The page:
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Language Education Policies and the Indigenous and Minority Languages of Northernmost Scandinavia and Finland

  • Leena Huss
Reference work entry
Part of the Encyclopedia of Language and Education book series (ELE)

Abstract

Three Nordic countries, Norway, Sweden, and Finland, share a very similar history as regards to language policies targeting their northernmost Indigenous and minority peoples. The Sámi in all three countries, the Tornedalians in Sweden, and the Kven in Norway all experienced an early history of a rather laissez-faire policy followed by a long period of forced assimilation, the main assimilative force being the public school system. Especially in Sweden and Norway, the speakers of these languages were also targets of social Darwinist theories, which labeled these peoples both physically and mentally inferior to the higher-standing Scandinavians. The 1970s finally marked the end of assimilation policies in the three Nordic countries. Schools in Sweden and Norway took the first steps of promoting the instruction of Finnish as an optional subject for Tornedalian and Kven pupils. The ethnopolitical Sámi movement had been gaining strength, and during the 1970s, the official view on the Indigenous Sámi and their languages had become more positive in all three countries. Securing the maintenance of Sámi language and culture became the responsibility of the compulsory school system. Today, official language acquisition planning in Norway, Sweden, and Finland includes explicit protection and promotion of Indigenous and minoritized languages, regarded as part of the national heritage of these countries. This chapter provides a brief description of previous and ongoing research on these issues as well as specific questions connected to this research and its policy implications.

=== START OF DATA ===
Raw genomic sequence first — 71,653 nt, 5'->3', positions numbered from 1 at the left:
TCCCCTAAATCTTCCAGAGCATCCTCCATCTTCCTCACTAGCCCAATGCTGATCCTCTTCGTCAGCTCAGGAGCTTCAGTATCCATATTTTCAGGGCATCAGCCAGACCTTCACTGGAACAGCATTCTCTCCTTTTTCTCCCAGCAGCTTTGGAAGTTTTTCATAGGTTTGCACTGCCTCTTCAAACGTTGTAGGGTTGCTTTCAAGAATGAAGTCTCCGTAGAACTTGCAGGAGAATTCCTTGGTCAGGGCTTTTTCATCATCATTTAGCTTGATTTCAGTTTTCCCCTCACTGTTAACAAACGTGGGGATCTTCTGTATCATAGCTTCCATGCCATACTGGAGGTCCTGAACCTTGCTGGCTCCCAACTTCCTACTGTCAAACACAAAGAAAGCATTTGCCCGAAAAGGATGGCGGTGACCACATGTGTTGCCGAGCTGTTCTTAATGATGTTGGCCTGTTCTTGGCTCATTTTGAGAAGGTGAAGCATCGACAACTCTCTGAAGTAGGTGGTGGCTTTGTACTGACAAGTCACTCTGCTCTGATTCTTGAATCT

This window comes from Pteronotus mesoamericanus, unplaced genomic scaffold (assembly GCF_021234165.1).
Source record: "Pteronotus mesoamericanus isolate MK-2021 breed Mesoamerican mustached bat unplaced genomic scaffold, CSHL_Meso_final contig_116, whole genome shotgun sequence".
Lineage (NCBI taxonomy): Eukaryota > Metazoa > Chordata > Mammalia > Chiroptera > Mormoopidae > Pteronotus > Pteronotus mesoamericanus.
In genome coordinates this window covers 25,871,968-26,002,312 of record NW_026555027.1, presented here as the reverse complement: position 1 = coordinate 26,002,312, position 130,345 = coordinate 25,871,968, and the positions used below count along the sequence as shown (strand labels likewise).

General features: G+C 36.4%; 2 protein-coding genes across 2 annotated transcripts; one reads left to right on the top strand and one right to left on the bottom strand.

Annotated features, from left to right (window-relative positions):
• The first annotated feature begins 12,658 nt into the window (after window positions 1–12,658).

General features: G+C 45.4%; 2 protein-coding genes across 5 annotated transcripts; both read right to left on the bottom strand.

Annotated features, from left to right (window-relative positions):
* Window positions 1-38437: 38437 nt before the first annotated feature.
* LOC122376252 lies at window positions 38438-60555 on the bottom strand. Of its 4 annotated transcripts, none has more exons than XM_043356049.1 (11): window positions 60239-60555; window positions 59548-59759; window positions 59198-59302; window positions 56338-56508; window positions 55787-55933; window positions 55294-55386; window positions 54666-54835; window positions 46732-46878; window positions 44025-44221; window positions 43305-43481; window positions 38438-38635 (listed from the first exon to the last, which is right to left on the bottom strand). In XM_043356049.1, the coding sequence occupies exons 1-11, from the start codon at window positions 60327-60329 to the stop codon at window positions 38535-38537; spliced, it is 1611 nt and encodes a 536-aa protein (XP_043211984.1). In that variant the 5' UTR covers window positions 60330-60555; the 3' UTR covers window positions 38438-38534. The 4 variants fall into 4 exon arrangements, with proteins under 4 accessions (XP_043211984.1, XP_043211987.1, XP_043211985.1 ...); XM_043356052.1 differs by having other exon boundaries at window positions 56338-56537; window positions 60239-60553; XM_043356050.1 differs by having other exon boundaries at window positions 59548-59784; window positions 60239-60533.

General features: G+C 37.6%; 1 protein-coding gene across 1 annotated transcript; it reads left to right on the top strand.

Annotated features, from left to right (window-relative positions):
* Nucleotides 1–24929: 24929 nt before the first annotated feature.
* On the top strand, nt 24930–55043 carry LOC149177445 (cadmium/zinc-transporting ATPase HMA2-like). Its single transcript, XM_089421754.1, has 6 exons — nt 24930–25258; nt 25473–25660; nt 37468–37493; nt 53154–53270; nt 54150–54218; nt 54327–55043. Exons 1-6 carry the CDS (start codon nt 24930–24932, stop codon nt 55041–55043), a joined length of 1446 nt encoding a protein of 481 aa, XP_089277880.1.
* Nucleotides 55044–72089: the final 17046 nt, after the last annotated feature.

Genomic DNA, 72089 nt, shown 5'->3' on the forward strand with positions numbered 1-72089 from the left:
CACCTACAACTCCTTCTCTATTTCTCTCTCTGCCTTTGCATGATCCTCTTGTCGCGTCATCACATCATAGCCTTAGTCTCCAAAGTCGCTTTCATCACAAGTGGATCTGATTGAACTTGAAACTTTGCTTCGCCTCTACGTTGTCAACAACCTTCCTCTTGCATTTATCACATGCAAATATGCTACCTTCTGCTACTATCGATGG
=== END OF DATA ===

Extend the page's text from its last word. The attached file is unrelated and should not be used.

Keywords

Sámi Meänkieli Kven Assimilation Revitalization 

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Copyright information

© Springer International Publishing AG 2017

Authors and Affiliations

  1. 1.Uppsala University, Hugo Valentin CentreUppsalaSweden

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